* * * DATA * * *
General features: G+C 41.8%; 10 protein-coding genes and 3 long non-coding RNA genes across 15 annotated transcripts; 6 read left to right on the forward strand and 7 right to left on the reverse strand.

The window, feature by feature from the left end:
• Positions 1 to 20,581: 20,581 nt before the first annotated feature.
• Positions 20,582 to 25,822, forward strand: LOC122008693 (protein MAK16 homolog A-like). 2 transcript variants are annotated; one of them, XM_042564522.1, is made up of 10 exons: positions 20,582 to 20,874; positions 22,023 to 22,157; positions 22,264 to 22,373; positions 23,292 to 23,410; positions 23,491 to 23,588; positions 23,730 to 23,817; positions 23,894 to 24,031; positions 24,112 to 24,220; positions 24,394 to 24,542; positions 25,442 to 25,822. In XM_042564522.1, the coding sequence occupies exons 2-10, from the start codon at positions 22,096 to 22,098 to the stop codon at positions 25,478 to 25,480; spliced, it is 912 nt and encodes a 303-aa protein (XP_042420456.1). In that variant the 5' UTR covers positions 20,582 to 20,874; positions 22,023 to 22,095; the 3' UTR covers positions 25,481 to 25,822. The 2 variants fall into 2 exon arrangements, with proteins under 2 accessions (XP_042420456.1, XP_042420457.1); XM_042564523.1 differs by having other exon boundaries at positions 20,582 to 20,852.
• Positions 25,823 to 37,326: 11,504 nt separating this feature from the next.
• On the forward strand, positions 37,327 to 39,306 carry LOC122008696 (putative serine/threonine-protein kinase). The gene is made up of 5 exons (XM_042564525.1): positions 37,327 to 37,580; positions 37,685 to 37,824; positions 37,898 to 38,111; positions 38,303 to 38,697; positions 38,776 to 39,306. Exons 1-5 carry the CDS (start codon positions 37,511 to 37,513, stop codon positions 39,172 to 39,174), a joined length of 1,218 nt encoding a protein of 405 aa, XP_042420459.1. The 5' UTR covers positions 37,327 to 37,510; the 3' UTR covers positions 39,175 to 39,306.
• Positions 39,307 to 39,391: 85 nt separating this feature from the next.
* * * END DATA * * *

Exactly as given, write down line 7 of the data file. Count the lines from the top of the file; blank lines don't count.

• Positions 39,307 to 39,391: 85 nt separating this feature from the next.